complaint in part for failure to state a claim upon which
relief may be granted. (Doc. Nos. 10, 11.) Specifically, the
Court dismissed the Warden of SCI-Benner from this action as
well as all claims against Defendants in their official
capacities. (Id.) The Court deferred service
of the complaint for thirty (30) days, in which it afforded
Plaintiff time to file an amended complaint. (Id.)
Upon the expiration of those thirty (30) days, and not having
received an amended complaint, the Court directed service of
the complaint on the remaining Defendants. (Doc. Nos. 14,
January 10, 2018, the Commonwealth Defendants Tammy Jusits
and C.O. Luciano filed an answer to Plaintiff's
complaint. (Doc. No. 41.) Defendant Dr. Preston filed a
motion to dismiss on January 26, 2018, asserting that
Plaintiff failed to properly exhaust his administrative
remedies against Dr. Preston prior to filing the instant
action. (Doc. Nos. 43, 44.) Pursuant to Paladino v.
Newsome, 885 F.3d 203 (3d Cir. Mar. 16, 2018), and the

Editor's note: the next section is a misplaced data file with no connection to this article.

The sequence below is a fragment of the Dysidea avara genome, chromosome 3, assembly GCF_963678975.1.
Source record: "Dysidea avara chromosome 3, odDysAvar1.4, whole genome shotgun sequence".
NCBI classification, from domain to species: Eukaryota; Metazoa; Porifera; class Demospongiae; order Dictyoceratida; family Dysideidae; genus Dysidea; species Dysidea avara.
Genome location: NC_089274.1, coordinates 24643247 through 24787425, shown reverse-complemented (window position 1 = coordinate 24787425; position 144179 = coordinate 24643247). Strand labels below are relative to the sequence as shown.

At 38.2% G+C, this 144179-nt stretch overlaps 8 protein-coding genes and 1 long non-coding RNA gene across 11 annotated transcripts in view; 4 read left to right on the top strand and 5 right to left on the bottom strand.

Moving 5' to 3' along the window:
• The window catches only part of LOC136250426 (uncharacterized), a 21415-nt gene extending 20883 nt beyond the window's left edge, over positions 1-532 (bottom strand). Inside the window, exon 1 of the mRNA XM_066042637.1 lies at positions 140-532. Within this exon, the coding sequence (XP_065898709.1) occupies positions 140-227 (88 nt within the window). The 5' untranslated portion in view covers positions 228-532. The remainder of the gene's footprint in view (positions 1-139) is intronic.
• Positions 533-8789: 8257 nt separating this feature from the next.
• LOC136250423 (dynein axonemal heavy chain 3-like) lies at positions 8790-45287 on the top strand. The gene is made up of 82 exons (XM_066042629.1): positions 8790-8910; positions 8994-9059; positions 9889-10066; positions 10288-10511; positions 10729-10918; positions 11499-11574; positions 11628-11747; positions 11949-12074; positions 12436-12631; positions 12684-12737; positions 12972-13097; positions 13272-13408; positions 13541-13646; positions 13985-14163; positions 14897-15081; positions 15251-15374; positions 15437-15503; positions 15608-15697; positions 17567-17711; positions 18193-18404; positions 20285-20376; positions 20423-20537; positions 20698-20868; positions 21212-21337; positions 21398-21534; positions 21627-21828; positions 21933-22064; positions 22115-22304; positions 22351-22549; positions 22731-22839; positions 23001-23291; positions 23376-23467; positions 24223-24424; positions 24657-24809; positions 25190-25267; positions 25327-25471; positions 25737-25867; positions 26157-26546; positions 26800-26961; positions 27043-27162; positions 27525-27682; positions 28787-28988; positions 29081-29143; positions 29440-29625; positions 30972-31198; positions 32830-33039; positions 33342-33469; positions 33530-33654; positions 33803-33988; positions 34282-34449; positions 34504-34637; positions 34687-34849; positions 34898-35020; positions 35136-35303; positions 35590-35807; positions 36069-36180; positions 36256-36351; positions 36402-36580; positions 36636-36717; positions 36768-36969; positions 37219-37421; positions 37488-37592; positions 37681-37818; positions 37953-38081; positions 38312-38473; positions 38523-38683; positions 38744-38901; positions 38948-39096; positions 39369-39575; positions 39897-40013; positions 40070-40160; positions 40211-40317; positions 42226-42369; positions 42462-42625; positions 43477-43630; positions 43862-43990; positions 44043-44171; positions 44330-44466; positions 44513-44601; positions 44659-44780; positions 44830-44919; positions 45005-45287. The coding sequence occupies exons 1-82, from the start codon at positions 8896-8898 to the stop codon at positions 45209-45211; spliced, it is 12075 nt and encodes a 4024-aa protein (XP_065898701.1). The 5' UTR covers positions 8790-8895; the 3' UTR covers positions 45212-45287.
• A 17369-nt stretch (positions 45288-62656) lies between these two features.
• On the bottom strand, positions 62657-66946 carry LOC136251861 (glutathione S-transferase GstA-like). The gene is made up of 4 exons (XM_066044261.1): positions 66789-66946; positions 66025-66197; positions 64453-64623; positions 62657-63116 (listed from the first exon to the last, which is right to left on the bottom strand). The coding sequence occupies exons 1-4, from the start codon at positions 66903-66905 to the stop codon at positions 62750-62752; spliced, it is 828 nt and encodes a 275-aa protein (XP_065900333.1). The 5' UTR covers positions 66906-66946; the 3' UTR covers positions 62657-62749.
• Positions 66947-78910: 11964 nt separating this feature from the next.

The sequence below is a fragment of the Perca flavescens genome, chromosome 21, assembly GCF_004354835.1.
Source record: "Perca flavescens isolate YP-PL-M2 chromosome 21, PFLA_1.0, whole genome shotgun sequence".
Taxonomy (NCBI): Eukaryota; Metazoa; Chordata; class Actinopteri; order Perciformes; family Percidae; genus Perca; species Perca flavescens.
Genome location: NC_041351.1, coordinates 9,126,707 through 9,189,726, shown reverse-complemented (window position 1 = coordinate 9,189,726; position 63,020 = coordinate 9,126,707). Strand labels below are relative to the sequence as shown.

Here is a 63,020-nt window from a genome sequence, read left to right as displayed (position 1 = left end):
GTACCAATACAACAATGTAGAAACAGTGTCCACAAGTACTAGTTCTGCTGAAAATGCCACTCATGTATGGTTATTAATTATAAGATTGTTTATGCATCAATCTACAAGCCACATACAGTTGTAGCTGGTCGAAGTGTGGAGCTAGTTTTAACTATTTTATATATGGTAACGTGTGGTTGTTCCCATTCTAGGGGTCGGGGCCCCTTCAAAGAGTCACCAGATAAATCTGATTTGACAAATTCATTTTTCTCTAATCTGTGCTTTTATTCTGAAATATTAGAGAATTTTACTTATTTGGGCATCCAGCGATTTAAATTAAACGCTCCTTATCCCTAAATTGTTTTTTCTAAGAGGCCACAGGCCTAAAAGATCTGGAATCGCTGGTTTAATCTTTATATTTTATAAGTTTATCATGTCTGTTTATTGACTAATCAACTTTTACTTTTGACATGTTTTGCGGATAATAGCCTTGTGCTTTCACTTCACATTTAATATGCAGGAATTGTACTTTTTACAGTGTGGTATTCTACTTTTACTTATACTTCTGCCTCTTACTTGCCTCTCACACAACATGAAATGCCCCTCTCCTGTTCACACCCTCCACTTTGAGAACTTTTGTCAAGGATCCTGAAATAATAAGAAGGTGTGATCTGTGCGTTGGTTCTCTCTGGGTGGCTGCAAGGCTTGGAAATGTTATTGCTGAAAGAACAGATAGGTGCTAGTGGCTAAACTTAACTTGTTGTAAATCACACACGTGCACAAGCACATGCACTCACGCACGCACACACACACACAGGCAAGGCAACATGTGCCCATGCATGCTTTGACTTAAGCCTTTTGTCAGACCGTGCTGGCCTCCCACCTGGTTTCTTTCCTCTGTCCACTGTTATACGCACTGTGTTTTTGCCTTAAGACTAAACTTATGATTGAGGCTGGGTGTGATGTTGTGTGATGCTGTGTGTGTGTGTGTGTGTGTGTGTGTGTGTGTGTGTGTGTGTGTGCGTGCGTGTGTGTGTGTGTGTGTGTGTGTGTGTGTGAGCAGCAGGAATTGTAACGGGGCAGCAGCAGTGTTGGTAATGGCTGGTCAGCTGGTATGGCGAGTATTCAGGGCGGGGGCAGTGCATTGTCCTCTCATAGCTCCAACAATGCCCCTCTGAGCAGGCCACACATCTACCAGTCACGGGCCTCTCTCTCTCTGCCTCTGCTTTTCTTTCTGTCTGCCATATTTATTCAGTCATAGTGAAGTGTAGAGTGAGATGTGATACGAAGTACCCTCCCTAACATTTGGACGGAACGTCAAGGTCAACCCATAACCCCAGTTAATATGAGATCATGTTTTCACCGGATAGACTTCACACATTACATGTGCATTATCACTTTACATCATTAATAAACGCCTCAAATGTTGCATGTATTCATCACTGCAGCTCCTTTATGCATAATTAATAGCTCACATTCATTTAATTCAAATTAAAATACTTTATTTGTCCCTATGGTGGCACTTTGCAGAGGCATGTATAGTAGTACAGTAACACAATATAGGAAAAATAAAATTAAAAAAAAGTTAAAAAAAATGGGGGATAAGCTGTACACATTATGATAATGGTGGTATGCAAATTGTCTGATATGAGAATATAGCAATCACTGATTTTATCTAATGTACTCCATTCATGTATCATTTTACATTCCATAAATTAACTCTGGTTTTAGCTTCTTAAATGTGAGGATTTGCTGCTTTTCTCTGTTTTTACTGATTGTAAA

Court observing that Defendant Preston raised the issue of
whether Plaintiff has exhausted his administrative remedies,
the Court issued a Paladino Order, informing the
parties that it would consider the exhaustion issue in the
context of summary judgment, and by doing so, would consider
matters outside the pleadings in its role as factfinder.
(Doc. No. 49.) The Court afforded the parties additional time
in which to file supplemental materials specifically
addressing the exhaustion issue. (Id.)
accordance with this Court's May 1, 2018
Paladino Order, Dr. Preston filed his supplemental
documents and exhibits (Doc. No. 51), along with a statement
of facts (Doc. No. 52), on May 18, 2018. Plaintiff filed a
supplemental brief in opposition on July 9, 2018 (Doc. No.
56); however, he has not filed a statement of material facts